ECBA is pleased to announce that Daniel J. Kornstein has joined the firm as a partner. Mr. Kornstein is a distinguished and experienced trial lawyer and appellate advocate. In his 42 years practicing law, he has conducted over 100 trial-type proceedings (including 20 jury trials) and argued more than 70 appeals. His varied litigation practice spans many subject areas, including First Amendment, securities, commercial, banking and finance, trusts and estates, employment, product liability, family law, and international matters. Mr. Kornstein comes to ECBA from the prominent litigation boutique Kornstein Veisz Wexler & Pollard, LLP, which he founded. In addition to his primary focus on commercial litigation, Mr. Kornstein will be bringing defamation and constitutional law cases with him to ECBA.
A lawsuit filed by ECBA alleging that M&T Bank discriminated on the basis of race and national origin in its lending practices has been resolved for $485,000 in damages and attorneys’ fees, plus changes in the bank’s loan products and policies. M&T Bank agreed not to use neighborhood racial criteria in its residential mortgage programs, to revise its fair lending policies and training program for loan officers, and to implement other reforms. In their complaint filed in early 2015, nine African American, Hispanic, South Asian, and white testers, along with the Fair Housing Justice Center, alleged that two of the bank’s New York City loan officers had discriminated against them during the pre-application stage of inquiring about home mortgages. Even though minority testers were assigned by FHJC to have more income, greater assets, fewer debts, and higher credit scores than their white counterparts, they alleged that the bank told them to consider lower home prices, higher cost loans or, in one instance, not to buy a home. Further, the plaintiffs alleged that they were steered away from certain loan products as well as neighborhoods because of their race and the racial composition of New York City neighborhoods.
Plaintiffs were represented by Diane L. Houk and R. Orion Danjuma.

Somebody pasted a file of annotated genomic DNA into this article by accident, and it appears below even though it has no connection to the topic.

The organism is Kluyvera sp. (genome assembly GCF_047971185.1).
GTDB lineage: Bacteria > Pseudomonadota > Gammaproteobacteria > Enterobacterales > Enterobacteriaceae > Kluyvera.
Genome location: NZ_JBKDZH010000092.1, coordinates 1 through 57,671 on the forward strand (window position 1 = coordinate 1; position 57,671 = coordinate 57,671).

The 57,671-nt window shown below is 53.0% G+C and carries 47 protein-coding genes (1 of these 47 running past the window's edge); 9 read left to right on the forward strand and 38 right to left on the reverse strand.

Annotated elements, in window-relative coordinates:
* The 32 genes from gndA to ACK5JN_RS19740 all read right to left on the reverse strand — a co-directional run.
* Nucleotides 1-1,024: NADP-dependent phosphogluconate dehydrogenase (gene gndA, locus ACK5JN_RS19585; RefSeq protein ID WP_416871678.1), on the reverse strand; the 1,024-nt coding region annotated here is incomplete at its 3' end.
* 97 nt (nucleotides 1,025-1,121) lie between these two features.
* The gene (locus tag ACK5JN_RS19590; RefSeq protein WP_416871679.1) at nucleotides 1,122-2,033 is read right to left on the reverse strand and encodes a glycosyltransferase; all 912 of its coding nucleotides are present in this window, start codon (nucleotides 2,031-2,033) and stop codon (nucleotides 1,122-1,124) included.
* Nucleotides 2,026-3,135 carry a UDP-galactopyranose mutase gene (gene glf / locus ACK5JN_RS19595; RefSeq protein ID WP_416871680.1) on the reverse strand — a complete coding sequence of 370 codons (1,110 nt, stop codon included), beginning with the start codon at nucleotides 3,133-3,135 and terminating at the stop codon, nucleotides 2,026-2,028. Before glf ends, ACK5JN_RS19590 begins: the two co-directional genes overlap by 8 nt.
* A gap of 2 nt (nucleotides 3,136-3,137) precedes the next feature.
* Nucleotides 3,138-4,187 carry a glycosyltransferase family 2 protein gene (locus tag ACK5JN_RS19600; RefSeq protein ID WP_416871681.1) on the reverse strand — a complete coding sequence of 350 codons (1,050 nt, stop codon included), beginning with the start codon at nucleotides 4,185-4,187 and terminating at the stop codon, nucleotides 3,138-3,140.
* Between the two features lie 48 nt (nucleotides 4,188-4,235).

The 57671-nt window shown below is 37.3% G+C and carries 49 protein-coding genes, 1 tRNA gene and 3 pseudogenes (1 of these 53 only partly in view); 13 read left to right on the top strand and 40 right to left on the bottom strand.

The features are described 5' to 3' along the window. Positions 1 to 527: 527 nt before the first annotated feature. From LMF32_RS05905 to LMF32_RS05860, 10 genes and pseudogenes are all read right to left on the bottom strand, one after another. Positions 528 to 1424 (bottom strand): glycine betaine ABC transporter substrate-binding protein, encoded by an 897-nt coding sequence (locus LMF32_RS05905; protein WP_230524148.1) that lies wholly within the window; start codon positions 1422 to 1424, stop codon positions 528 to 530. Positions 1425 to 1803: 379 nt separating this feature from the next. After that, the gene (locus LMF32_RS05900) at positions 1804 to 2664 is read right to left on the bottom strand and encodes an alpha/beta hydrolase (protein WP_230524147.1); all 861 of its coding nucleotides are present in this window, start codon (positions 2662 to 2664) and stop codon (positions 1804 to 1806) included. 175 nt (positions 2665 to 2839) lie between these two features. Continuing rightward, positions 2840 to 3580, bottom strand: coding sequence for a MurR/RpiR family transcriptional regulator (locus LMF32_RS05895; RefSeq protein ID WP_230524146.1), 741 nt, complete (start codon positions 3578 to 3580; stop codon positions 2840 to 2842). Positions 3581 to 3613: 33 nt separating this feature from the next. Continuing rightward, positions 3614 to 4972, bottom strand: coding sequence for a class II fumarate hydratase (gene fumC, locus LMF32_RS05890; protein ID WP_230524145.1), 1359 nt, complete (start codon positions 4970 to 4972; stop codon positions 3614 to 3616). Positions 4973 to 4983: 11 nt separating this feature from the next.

A federal court has approved a $1.3 million settlement relating to the design and construction of two housing developments in Queens and Dutchess Counties, New York. The plaintiffs, a disabled woman who purchased a ground floor unit at the Queens site and the Fair Housing Justice Center (FHJC), alleged that the developers, architects, and site engineers failed to design and build the developments in compliance with the Fair Housing Act, rendering them inaccessible to residents and guests with physical disabilities.
Defendants will pay $900,000 for damages, attorneys’ fees, and retrofits to the individual plaintiff’s unit, driveway, and sidewalks. Defendants will also retrofit ground floor units and certain common areas at the Dutchess County project at their expense and have future residential sites reviewed for compliance. In addition, the settlement provides $400,000 for the FHJC to use to provide financial assistance to income eligible homeowners and renters with physical disabilities seeking to make accessibility modifications to their existing housing, including unit owners at the Queens development.
Plaintiffs were represented by ECBA attorneys Diane L. Houk and Ali Frick, and by James E. Bahamonde of the Law Offices of James E. Bahamonde, P.C.
Emery Celli Brinckerhoff & Abady LLP is proud to announce that the firm has been named to the 2016 U.S. News & World Report and Best Lawyers “Best Law Firms” list. For the fourth consecutive year, ECBA was ranked as a Tier 1 firm for Civil Rights Law.
Emery Celli Brinckerhoff & Abady LLP (ECBA) is lead counsel representing the Estate of Tamir Rice. Tamir Rice, a 12-year-old child, was tragically shot and killed by Cleveland police officers on November 22, 2014 in a case which has now received widespread attention across the nation. The firm also represents Tamir’s mother, Samaria Rice, and his sister. ECBA is co-counseling the case with The Chandra Law Firm, LLC from Cleveland, Ohio and FirmEquity of Chicago, Illinois.